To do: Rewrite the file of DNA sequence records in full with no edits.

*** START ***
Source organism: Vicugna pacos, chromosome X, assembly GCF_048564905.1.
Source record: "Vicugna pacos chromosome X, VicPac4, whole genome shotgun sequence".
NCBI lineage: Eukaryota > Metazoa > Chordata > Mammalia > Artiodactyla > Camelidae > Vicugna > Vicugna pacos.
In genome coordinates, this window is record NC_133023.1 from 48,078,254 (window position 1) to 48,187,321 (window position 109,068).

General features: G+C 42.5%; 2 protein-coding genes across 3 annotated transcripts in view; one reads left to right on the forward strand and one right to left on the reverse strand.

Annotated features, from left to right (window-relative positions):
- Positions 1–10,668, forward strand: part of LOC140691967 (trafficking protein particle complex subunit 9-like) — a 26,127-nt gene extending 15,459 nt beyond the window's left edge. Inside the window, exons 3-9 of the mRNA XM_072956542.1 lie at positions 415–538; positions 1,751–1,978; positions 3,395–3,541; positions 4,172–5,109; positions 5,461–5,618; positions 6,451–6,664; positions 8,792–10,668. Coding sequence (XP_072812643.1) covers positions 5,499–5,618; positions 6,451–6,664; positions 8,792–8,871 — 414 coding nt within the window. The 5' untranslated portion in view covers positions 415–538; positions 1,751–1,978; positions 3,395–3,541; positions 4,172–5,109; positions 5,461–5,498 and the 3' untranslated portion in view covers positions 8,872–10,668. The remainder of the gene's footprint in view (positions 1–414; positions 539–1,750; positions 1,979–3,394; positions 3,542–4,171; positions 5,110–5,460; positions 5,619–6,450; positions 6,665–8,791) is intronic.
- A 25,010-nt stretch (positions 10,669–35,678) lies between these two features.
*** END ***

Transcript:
Source organism: Vicugna pacos, chromosome X, assembly GCF_048564905.1.
Source record: "Vicugna pacos chromosome X, VicPac4, whole genome shotgun sequence".
NCBI lineage: Eukaryota > Metazoa > Chordata > Mammalia > Artiodactyla > Camelidae > Vicugna > Vicugna pacos.
In genome coordinates, this window is record NC_133023.1 from 48,078,254 (window position 1) to 48,187,321 (window position 109,068).

General features: G+C 42.5%; 2 protein-coding genes across 3 annotated transcripts in view; one reads left to right on the forward strand and one right to left on the reverse strand.

Annotated features, from left to right (window-relative positions):
- Positions 1–10,668, forward strand: part of LOC140691967 (trafficking protein particle complex subunit 9-like) — a 26,127-nt gene extending 15,459 nt beyond the window's left edge. Inside the window, exons 3-9 of the mRNA XM_072956542.1 lie at positions 415–538; positions 1,751–1,978; positions 3,395–3,541; positions 4,172–5,109; positions 5,461–5,618; positions 6,451–6,664; positions 8,792–10,668. Coding sequence (XP_072812643.1) covers positions 5,499–5,618; positions 6,451–6,664; positions 8,792–8,871 — 414 coding nt within the window. The 5' untranslated portion in view covers positions 415–538; positions 1,751–1,978; positions 3,395–3,541; positions 4,172–5,109; positions 5,461–5,498 and the 3' untranslated portion in view covers positions 8,872–10,668. The remainder of the gene's footprint in view (positions 1–414; positions 539–1,750; positions 1,979–3,394; positions 3,542–4,171; positions 5,110–5,460; positions 5,619–6,450; positions 6,665–8,791) is intronic.
- A 25,010-nt stretch (positions 10,669–35,678) lies between these two features.